Sporting and Arms & Armour

Sporting and Arms & Armour


Lyon & Turnbull’s Sporting and Arms & Armour specialists offer a range of fine guns, armour, blades, fishing and hunting lots at auction throughout the year, selling both through our Scottish auction house in Edinburgh, and internationally via online auctions.

Weaponry and armour collections are popular in Scotland, and the long association of Scottish country homes with hunting and fishing means Lyon & Turnbull regularly win consignments of exceptional examples, including notable collections such as the contents of Midmar Castle which sold for just under £300,000 in 2010.

Lyon & Turnbull’s penetration of the USA, UK and European markets ensures that the world’s most serious collectors are always aware of forthcoming lots. However, arms and armour is an emotive and evocative field, and by embarking on press and PR campaigns to tell the stories behind the object we routinely generate prices far above estimate, often selling to clients without a firm interest in weaponry and armoury but who have been enticed by romantic tales of courage from past eras.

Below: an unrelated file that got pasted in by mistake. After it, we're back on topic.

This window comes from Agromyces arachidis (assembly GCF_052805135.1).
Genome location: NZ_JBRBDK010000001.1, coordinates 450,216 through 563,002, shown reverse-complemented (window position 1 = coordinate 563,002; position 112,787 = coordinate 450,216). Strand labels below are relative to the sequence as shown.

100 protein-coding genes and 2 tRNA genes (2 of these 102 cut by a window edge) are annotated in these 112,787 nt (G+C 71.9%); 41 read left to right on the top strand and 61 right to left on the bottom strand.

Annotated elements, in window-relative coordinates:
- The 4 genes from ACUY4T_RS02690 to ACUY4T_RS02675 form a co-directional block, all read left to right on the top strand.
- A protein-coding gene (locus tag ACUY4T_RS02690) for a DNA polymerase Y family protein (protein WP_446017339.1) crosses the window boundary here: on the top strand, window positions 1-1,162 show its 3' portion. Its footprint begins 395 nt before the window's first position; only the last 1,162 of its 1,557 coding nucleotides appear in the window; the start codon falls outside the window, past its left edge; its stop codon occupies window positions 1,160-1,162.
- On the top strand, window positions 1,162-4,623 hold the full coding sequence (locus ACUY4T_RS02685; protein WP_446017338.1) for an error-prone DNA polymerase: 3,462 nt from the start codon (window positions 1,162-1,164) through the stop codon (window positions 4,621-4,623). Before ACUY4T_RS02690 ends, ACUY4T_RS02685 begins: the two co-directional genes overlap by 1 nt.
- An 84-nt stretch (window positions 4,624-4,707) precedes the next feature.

An excellent example of this process is the sale of ‘the walking stick made from the spear which killed Captain Cook’. This compelling story about the famous captain’s life and demise travelled around the world, appearing in print and online. The campaign led directly to sixty potential buyers competing at auction, from as far afield as Alaska, Louisiana, Hawaii and South Island, New Zealand. The fierce competition culminated in a Louisiana Vs. London bidding battle eventually resulting in a sale of £150,000 (twenty times the estimate).

Our Sporting and Arms & Armour department also handle a variety of golfing and fishing items, such as a Victorian golfing medal for Kingsbarns Golf Club, by James Nasmyth, Edinburgh 1839-40, which sold for £17,000 against an estimate of £4,000-6,000.

Other items of sporting interest include a number of riding and hunting paintings and accoutrements, such as James Lowe’s The Last of the Leith Races, a large painting full of raucous Victorian characters and racehorses, and a collection of ceramic and metal stirrup cups which were in regular hunting use in the grounds of Blair, Ayrshire. Also from Blair came a pair of matching silver greyhound collars, a reminder of the days of competitive dog racing.

For a free, no-obligation valuation, or to tell us how we can assist building your collection, please contact us below.

All prices inclusive of premium.


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Consultant Specialist | Edinburgh






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